What is custody?
Custody is the legal responsibility for the care and control of your child (under 18). The court may give custody of your child to one or both parents. There are 2 types of custody: legal and physical.
Legal custody is the right to make major decisions about your child. Some types of decisions included in the right of legal custody are: where your child goes to school, whether your child gets surgery and what kind of religious training your child receives.
Physical custody refers to who your child lives with on a day-to-day basis. It is the physical care and supervision of your child.1
What are some of the advantages and disadvantages of getting a custody order?
Some people decide not to get a custody order because they don’t want to get the courts involved. They may have an informal agreement that works well for them or may think going to court will provoke the other parent.
Getting a custody order can give you:
- The right to make decisions about your child
- The right to have your child live with you.
If you decide not to get a custody order, then you and the other parent likely have equal rights to making decisions and living arrangements. The exception to this is when paternity has not been legally established.
There are multiple ways that paternity (legal fatherhood) can be established in NJ. Here are some of the most common ones:
- The child is born during the marriage or within 300 days after the marriage ends;1
- The father signs a Certificate of Parentage before or after the birth of a child, and it is filed with the appropriate State agency;
- By a court order, which may be based on genetic (DNA) test that says there is a 95% or more chance that he is the father.2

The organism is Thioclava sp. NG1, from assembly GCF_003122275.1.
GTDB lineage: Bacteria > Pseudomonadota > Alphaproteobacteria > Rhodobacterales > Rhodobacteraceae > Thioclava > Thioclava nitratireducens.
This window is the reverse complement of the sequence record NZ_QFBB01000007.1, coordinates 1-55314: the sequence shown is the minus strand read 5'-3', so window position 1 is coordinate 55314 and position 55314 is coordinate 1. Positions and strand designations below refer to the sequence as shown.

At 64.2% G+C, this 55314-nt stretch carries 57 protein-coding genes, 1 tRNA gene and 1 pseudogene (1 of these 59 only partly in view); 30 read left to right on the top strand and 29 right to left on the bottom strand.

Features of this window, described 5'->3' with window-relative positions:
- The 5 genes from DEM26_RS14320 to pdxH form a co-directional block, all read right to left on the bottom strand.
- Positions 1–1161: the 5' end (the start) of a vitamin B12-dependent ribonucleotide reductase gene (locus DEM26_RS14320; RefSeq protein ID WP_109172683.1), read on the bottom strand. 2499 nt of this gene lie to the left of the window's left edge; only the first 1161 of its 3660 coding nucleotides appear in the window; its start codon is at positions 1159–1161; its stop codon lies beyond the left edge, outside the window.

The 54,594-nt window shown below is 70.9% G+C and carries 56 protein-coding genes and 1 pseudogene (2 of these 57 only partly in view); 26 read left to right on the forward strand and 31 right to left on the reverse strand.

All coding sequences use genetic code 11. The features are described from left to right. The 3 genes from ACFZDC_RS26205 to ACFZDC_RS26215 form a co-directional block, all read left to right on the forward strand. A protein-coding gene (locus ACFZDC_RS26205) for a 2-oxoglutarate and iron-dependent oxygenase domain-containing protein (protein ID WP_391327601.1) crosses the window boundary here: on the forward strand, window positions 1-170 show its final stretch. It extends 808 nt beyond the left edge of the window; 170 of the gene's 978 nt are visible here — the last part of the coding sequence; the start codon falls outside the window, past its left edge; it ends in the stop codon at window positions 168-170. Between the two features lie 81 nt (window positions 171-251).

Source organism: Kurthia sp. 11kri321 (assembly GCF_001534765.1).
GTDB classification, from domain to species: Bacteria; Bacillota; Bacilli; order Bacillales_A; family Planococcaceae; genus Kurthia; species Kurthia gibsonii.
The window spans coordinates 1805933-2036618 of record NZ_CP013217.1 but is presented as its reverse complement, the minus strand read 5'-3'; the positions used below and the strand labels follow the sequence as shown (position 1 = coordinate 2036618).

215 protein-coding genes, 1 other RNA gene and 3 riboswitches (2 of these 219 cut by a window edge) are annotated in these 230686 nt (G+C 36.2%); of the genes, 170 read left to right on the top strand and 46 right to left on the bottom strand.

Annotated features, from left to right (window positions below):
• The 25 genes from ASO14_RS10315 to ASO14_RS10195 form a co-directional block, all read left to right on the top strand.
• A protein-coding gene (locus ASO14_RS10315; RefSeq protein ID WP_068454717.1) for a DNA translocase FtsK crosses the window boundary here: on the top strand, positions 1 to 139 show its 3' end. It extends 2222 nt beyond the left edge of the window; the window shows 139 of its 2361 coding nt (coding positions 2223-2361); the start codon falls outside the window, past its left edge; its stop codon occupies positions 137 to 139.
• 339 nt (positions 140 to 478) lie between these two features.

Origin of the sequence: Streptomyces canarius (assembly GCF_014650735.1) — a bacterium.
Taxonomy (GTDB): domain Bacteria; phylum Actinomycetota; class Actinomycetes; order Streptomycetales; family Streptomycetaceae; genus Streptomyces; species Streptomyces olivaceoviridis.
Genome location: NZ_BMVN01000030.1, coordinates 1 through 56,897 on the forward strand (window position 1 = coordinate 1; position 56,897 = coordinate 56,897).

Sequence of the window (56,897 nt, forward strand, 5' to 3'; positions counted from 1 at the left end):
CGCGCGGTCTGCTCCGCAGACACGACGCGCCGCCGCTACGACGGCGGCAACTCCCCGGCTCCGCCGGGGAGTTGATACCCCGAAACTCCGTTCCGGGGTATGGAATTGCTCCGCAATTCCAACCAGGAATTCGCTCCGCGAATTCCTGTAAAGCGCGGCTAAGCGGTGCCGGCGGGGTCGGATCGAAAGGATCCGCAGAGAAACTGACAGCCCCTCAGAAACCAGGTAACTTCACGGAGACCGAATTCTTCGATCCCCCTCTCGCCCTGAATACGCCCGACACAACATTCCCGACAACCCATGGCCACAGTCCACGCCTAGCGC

However, since there are other ways that paternity may be established, you may want to contact a lawyer for more information. See our Finding a Lawyer page for lawyers in NJ.
Should I start a court case to ask for supervised visitation?
If you are not comfortable with the abuser being alone with your child, you might be thinking about asking the judge to order that visits with your child be supervised. If you are already in court because the abuser filed for visitation or custody, you may not have much to lose by asking that the visits be supervised if you can present a valid reason for your request (although this may depend on your situation).
However, if there is no current court case, please get legal advice BEFORE you start a court case to ask for supervised visits. We strongly recommend that you talk to an attorney who specializes in custody matters to find out what you would have to prove to get the visits supervised and how long supervised visits would last, based on the facts of your case.
In the majority of cases, supervised visits are only a temporary measure. Although the exact visitation order will vary by state, county, or judge, the judge might order a professional to observe the other parent on a certain amount of visits or the visits might be supervised by a relative for a certain amount of time – and if there are no obvious problems, the visits may likely become unsupervised. Oftentimes, at the end of a case, the other parent ends up with more frequent and/ or longer visits than s/he had before you went into court or even some form of custody.
In some cases, to protect your child from immediate danger by the abuser, starting a case to ask for custody and supervised visits is appropriate. To find out what may be best in your situation, please go to NJ Finding a Lawyer to seek out legal advice.